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Democrats sweep City Council at-large races

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Democrats retained their supermajority on the Charlotte City Council on Tuesday, sweeping all four at-large seats and giving newly elected Democratic mayor Patrick Cannon a 9-2 majority.

Unlike two years ago, the Democratic sweep wasn’t that surprising, as the city’s demographics continue to move in a direction favorable to the party. The biggest drama on Election Day was which Democrat would finish first and gain an advantage to become mayor pro tem.

In the September primary, Michael Barnes finished first, surprising at-large incumbent David Howard.

Barnes, who is a District 4 representative running at large for the first time, finished first again. He had 15.3 percent of the vote, narrowly edging Vi Lyles and incumbent Howard.

Barnes is a friend and political ally of Cannon’s.

Incumbent Claire Fallon, who was first elected two years ago, retained her seat by finishing fourth. She was in a tight battle with Republican Ken Harris for the final spot but pulled away to win the at-large seat.

In the mayor’s race, Republican Edwin Peacock did well in fundraising, collecting more money than Cannon.

But the four GOP at-large candidates – Harris, Vanessa Faura, Mark Frietch and Dennis Peterson – struggled to raise money. As of the most recent campaign finance report, the four Republicans had raised just under $50,000 combined.

The four Democrats running at-large raised roughly $330,000, according to the most recent reports.

In one debate, Peacock acknowledged that Democrats were likely to keep their 9-2 majority.

It’s unclear how Cannon will work with his new council.

When former Mayor Anthony Foxx won re-election two years ago, he started his second term with a 9-2 majority. But the council quickly got mired in fights over issues such as the Capital Investment Plan and the streetcar.

Lyles, a former assistant city manager, said Tuesday night that her priorities are creating jobs and advancing the 2030 transit plan, which lacks money to be finished.

“What can we do to get good jobs in the community?” Lyles said. “And we have to look at the 2030 transit plan to have connections between job centers and neighborhoods.”

She added she wants to “collaborate and work with everyone.”

Howard said he wants to focus on jobs and transportation in the coming year.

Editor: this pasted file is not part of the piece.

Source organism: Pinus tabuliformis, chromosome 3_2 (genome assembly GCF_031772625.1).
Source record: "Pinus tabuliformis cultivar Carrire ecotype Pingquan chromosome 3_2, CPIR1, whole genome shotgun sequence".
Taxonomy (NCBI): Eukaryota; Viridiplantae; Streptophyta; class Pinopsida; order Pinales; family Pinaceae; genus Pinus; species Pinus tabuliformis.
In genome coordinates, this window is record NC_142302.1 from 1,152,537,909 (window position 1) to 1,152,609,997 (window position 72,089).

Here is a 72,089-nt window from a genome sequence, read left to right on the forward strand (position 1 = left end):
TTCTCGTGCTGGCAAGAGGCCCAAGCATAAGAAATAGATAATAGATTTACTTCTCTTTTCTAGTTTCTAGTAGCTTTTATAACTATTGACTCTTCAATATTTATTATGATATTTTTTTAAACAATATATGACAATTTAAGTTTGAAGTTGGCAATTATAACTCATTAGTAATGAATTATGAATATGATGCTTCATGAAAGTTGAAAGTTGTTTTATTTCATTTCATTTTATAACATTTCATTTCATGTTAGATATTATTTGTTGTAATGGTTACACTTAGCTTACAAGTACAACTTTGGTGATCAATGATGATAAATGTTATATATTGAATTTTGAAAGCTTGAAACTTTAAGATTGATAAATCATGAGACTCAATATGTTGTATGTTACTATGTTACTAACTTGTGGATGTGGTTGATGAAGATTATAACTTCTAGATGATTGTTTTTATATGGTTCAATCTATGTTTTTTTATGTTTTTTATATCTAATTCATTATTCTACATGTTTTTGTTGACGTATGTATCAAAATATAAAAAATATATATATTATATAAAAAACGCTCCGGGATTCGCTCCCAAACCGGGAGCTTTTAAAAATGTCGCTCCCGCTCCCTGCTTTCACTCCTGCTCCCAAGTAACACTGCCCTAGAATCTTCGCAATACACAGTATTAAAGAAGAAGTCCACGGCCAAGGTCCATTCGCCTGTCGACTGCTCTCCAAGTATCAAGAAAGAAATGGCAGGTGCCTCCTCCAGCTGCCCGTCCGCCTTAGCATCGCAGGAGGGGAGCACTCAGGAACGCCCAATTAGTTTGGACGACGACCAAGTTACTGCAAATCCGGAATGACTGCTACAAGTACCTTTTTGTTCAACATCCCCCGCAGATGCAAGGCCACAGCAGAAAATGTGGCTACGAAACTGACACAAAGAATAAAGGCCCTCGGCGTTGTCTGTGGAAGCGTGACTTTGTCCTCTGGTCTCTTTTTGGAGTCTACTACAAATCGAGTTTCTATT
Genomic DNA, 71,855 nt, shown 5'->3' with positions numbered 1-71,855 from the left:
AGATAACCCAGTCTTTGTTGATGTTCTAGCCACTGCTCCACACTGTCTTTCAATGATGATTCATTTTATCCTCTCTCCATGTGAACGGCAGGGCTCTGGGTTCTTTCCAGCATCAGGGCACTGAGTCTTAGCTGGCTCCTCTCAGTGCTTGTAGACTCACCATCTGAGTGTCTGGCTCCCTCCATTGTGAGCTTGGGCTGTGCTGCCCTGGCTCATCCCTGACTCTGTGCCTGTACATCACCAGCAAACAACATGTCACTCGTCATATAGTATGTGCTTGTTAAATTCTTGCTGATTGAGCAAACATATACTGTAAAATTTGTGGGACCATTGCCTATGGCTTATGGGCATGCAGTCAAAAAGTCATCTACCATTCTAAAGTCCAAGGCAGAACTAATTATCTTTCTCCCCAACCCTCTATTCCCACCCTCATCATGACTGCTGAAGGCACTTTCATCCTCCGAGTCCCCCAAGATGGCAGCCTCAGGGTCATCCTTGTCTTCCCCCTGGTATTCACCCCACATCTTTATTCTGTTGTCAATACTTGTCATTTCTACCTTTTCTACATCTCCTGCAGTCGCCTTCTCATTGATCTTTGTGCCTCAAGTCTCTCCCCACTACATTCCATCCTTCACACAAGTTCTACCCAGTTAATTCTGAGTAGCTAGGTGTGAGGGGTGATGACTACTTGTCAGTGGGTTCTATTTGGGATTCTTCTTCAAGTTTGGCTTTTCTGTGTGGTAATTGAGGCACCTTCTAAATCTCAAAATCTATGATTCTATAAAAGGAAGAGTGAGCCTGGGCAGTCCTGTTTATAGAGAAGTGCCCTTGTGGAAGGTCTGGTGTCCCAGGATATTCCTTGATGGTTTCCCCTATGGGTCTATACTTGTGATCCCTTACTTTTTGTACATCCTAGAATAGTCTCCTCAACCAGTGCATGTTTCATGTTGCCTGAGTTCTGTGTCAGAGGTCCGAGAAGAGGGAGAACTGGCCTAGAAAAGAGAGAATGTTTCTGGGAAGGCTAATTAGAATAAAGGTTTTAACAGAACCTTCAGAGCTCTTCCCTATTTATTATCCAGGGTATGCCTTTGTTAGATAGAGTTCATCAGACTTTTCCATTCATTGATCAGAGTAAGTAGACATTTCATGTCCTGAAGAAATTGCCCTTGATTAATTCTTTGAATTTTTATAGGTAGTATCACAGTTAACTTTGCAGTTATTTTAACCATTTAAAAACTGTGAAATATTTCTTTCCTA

In addition to trying to find ways to fund a streetcar extension, the city hopes to build a commuter rail line to Lake Norman and some form of rapid transit on Independence Boulevard.

Charlotte is now the country’s 17th-largest city, but winning the low-turnout election depended, in part, on personal relationships.

At the Barringer Academic Center on the city’s heavily Democratic west side, retiree Clyde Gatewood said he supported Democrats – especially Howard, whom he knew as a child.

“I have watched him grow up,” Gatewood said. “He’s a straight-up guy.”

Nearby, Ronald Taylor handed out campaign postcards for his sister, Lyles. Taylor, who lives in Columbia, S.C., said he was part of a two-car caravan of friends and family members who came from South Carolina to work for her.

A number of Republican voters in south Charlotte said they supported local Republicans in part because of their frustration over national Democrats.

“I don’t like the Democratic attitude throughout the country,” said Jerry Aiken, a business owner who voted at Holy Covenant Church on Sharon Road. “The whole political mindset is if you have a problem, spend more money.”

He said he felt the streetcar under construction through uptown is an “ego trip.”

He said the city should spend the money instead on roads or light-rail. He questioned whether the streetcar would spark any economic development when the initial line will run from Time Warner Cable Arena to Novant Health Presbyterian Medical Center. Much of the buildings in that corridor are for government or educational purposes.

“Logically it makes no sense,” he said.

But there weren’t enough Republicans in the city for the GOP to break through and win an at-large seat. Republicans are only 23 percent of the city’s registered voters, while just under 50 percent are Democrats.

Libertarian candidate Eric Cable was in ninth place out of nine candidates.

There were four contested council district races Tuesday. Democrats won the District 2, 3 and 4 races. The Republicans won the District 7 race.

Beth Pickering, an at-large council member, didn’t reach the general election. She finished fifth in the Democratic primary in September and will leave council in December.

Harrison: 704-358-5160
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